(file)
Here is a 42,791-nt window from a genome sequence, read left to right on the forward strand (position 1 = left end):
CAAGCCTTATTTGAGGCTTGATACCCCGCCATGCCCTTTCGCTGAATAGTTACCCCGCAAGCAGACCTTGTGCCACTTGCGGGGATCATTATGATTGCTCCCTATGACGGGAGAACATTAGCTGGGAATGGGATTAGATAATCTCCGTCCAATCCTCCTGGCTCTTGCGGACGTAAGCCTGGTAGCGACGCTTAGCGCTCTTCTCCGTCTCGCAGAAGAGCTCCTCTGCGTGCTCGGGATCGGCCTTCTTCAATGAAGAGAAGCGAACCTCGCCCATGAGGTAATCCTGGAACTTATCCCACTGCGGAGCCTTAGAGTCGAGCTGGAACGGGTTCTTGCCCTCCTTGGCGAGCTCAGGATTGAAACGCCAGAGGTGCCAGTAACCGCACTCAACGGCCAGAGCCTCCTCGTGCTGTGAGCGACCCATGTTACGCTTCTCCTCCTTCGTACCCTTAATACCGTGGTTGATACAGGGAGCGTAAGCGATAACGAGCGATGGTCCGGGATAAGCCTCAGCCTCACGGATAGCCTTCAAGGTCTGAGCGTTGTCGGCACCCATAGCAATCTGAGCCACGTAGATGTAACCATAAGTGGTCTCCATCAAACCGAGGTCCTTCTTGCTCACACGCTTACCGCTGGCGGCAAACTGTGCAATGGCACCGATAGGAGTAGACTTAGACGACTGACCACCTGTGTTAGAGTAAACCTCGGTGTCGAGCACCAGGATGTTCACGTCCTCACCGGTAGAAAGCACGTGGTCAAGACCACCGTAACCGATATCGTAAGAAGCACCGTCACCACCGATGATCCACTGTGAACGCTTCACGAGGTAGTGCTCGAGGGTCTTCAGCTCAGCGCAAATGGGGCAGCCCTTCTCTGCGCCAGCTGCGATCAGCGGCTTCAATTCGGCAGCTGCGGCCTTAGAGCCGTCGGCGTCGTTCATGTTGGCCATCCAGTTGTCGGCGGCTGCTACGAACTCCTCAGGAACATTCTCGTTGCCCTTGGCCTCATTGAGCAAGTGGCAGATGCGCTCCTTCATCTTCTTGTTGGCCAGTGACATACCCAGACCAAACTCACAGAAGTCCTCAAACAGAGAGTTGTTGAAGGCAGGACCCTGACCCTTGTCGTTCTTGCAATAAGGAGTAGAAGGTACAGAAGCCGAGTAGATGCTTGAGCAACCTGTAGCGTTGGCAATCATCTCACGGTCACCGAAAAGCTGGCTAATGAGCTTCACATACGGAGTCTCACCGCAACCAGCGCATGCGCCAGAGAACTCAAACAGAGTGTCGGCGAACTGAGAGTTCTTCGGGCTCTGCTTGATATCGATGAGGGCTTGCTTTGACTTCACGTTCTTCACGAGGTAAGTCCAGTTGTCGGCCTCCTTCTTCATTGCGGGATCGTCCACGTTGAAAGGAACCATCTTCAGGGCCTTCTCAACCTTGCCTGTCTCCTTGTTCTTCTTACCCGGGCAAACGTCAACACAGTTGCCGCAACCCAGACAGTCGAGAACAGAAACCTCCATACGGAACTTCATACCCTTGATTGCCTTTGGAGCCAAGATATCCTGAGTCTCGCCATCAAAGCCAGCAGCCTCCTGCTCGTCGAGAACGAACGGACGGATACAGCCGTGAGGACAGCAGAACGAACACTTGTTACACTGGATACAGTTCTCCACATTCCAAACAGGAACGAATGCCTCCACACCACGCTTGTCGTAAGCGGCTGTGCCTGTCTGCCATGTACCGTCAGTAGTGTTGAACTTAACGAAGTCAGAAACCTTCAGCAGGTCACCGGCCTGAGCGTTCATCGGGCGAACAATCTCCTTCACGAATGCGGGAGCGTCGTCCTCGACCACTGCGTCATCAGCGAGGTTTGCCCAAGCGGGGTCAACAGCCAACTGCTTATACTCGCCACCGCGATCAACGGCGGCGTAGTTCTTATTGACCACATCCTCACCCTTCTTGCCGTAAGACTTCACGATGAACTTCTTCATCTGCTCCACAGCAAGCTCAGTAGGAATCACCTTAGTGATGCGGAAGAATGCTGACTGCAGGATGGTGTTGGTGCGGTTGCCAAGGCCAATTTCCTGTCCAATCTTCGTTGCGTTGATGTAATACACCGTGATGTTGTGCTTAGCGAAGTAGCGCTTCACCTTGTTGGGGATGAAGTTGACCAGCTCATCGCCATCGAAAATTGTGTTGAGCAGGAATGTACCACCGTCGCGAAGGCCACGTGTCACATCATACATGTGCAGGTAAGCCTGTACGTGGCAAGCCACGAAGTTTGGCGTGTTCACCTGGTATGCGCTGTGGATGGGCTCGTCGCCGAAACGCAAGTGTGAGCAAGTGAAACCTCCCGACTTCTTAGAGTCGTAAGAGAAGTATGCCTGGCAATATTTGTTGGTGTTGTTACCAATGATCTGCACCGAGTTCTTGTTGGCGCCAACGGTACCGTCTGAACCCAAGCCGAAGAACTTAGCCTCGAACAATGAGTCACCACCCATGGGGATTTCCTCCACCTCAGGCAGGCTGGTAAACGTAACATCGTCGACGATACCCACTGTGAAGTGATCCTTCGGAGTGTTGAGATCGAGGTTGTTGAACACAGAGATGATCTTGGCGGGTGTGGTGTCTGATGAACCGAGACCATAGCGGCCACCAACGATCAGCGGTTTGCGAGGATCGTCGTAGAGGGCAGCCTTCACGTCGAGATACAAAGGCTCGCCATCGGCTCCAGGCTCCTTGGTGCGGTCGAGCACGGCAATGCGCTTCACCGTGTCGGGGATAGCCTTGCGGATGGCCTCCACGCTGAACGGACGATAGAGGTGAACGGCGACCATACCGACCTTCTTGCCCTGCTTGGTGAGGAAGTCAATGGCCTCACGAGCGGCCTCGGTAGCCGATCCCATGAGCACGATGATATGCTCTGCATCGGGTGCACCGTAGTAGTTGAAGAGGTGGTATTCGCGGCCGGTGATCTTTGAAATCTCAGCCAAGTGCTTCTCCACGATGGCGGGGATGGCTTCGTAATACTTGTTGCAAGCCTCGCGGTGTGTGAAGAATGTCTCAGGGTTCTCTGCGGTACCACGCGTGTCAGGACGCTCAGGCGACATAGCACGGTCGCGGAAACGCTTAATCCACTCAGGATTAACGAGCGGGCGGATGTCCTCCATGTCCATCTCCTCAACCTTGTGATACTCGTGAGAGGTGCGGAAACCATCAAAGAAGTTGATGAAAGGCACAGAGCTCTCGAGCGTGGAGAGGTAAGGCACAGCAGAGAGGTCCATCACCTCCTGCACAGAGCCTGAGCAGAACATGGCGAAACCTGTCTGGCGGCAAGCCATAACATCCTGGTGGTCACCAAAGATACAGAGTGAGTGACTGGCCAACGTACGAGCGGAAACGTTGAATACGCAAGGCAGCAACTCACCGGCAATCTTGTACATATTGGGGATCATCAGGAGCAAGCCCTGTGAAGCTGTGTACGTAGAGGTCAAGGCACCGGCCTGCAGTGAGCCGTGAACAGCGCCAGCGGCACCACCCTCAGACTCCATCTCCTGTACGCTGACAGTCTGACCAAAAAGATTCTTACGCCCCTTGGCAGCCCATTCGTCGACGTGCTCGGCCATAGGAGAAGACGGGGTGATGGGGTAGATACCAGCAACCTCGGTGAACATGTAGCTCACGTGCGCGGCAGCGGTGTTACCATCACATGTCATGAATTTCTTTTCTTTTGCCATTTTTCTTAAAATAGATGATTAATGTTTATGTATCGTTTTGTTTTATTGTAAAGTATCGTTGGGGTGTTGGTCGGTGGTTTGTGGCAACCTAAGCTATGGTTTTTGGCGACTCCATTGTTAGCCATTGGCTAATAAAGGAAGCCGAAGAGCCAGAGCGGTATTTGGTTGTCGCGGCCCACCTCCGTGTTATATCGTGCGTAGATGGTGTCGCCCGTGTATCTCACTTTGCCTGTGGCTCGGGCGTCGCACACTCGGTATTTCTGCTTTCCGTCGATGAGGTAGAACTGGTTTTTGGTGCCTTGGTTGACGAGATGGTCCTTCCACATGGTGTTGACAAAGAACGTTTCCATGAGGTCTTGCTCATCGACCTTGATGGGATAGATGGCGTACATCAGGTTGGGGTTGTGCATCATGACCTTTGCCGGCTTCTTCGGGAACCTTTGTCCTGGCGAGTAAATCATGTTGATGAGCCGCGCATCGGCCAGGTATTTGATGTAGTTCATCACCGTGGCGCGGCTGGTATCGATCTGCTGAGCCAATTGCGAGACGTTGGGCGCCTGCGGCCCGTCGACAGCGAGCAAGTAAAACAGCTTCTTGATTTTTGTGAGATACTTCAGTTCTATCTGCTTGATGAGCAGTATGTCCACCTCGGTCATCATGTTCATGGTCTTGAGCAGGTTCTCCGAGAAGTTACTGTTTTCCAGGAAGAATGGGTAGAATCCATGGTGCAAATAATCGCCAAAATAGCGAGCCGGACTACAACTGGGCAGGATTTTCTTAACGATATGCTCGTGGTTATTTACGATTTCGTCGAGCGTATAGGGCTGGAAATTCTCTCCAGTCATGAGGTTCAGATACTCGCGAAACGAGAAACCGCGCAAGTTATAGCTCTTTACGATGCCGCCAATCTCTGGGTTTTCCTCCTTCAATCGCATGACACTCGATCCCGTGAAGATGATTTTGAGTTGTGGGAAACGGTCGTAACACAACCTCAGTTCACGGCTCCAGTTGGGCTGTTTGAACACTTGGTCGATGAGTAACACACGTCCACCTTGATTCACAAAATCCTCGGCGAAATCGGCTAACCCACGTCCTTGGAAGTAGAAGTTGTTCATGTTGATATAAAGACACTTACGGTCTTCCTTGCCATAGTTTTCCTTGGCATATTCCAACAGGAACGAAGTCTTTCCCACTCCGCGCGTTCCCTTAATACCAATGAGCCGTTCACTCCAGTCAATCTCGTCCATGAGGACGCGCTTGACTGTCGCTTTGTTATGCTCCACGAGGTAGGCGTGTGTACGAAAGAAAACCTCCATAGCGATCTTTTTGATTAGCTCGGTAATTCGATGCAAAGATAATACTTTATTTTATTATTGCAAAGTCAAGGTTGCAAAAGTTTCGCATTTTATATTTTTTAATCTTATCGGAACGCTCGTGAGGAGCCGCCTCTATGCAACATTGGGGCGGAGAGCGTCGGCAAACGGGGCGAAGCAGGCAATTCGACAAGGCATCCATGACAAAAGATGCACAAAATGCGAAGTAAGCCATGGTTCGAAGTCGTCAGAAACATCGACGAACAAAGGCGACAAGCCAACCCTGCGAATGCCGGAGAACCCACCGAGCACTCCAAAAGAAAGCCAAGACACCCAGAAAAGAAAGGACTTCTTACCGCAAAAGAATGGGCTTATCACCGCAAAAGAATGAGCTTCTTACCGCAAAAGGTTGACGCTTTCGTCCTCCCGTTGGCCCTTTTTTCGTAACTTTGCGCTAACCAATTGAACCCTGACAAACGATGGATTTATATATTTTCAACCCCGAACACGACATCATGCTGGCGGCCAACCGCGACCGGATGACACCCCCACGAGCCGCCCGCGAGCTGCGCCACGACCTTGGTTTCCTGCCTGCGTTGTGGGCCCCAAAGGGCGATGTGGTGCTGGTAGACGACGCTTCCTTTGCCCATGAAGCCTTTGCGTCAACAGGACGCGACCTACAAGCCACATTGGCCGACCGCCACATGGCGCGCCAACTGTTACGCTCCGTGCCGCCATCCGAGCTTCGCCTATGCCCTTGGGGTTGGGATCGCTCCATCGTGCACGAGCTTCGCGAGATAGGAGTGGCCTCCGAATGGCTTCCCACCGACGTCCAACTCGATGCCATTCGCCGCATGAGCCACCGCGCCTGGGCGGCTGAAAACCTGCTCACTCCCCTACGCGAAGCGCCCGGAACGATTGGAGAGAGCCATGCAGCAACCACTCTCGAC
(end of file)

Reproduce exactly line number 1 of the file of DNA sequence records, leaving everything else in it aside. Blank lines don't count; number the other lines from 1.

Here is a 42,791-nt window from a genome sequence, read left to right on the forward strand (position 1 = left end):